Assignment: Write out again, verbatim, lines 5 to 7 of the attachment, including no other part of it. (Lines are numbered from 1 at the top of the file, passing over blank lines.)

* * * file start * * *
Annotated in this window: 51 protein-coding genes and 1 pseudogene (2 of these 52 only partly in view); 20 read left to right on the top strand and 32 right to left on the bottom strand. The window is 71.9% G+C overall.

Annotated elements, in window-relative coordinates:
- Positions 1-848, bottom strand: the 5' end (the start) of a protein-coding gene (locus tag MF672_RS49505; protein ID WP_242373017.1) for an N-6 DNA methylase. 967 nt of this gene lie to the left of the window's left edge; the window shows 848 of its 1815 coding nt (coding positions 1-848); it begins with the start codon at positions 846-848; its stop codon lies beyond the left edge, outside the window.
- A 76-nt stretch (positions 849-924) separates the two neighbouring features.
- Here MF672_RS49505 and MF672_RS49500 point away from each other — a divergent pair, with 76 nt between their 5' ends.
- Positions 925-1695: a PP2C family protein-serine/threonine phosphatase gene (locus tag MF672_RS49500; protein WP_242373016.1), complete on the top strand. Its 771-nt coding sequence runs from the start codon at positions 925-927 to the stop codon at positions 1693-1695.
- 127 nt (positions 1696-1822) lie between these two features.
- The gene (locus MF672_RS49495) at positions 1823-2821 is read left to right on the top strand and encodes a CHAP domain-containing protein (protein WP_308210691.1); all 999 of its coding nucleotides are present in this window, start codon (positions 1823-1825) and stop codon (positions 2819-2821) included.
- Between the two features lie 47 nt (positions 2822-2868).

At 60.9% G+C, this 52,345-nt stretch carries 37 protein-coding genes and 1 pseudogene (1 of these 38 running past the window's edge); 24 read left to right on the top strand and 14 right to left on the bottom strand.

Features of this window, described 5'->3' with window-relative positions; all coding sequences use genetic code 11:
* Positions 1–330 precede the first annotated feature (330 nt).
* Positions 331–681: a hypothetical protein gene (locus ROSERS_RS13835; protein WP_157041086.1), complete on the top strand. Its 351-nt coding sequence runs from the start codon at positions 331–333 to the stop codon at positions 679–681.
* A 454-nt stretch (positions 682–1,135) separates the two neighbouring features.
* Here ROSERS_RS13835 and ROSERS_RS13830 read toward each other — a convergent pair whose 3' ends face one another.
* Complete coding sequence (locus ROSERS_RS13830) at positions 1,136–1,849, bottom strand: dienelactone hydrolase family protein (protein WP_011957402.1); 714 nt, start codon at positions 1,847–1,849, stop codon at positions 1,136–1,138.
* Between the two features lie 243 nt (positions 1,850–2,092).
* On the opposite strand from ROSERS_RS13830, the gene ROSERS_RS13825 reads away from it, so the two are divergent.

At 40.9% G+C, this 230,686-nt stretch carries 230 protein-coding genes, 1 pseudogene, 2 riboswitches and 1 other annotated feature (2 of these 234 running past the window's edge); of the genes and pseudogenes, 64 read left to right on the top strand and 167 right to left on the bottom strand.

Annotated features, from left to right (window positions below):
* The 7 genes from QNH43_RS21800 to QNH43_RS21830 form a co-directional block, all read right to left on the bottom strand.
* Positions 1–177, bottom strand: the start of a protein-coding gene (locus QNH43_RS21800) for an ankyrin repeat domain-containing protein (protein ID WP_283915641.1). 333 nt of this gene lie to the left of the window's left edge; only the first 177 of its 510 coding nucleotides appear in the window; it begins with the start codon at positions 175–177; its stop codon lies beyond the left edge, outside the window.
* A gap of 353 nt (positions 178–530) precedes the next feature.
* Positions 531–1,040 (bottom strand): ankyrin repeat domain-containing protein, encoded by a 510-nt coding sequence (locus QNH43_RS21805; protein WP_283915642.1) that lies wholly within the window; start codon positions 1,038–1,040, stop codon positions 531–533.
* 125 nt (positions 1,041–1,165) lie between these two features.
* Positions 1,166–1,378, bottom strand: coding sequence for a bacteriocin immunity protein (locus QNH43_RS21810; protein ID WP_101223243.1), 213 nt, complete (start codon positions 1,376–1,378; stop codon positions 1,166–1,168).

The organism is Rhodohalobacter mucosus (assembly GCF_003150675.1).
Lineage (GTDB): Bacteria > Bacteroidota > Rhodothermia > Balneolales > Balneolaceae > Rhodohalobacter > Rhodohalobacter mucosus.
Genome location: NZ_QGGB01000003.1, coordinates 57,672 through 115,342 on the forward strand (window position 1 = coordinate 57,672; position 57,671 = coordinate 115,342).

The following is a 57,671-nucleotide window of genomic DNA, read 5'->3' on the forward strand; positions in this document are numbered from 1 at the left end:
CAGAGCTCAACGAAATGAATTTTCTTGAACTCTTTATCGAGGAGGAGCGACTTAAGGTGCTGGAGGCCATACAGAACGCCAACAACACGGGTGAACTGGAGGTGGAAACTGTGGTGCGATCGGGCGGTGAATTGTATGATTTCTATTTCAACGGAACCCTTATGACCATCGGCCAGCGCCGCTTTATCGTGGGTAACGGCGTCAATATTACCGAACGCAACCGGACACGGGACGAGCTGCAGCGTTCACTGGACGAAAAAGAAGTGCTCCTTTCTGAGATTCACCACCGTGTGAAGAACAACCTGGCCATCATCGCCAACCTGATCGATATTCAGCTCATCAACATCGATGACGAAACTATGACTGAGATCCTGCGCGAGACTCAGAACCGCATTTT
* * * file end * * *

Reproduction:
- Here MF672_RS49505 and MF672_RS49500 point away from each other — a divergent pair, with 76 nt between their 5' ends.
- Positions 925-1695: a PP2C family protein-serine/threonine phosphatase gene (locus tag MF672_RS49500; protein WP_242373016.1), complete on the top strand. Its 771-nt coding sequence runs from the start codon at positions 925-927 to the stop codon at positions 1693-1695.
- 127 nt (positions 1696-1822) lie between these two features.